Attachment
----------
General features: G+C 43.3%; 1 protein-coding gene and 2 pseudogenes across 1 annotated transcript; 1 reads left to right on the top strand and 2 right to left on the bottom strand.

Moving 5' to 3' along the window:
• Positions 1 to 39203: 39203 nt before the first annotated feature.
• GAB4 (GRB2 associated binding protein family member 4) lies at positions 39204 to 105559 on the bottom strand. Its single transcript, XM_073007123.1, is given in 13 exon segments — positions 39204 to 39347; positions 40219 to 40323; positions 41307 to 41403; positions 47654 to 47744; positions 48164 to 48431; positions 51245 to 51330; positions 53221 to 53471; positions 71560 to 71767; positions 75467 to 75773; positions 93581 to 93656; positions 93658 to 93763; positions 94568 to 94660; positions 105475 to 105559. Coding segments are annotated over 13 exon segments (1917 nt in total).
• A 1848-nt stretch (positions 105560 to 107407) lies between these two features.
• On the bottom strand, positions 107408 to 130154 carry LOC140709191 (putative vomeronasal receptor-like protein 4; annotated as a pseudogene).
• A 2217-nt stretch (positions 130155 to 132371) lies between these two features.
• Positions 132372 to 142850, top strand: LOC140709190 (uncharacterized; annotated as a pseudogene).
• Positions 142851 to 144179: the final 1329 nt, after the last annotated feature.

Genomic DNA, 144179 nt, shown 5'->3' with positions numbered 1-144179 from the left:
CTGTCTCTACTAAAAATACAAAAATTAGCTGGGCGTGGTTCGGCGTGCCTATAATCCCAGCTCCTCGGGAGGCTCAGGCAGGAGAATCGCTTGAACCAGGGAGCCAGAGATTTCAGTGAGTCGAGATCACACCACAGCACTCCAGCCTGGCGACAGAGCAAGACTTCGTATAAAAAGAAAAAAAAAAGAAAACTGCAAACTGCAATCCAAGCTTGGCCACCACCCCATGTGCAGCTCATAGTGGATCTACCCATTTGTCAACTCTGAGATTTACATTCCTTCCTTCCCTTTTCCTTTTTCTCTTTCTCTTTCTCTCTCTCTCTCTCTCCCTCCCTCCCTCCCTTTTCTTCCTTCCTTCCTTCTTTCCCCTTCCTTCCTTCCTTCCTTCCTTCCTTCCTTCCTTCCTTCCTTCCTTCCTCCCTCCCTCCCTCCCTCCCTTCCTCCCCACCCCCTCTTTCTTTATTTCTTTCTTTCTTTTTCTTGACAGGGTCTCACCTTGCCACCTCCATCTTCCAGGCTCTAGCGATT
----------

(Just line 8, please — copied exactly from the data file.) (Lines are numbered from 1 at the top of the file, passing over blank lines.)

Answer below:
• Positions 132372 to 142850, top strand: LOC140709190 (uncharacterized; annotated as a pseudogene).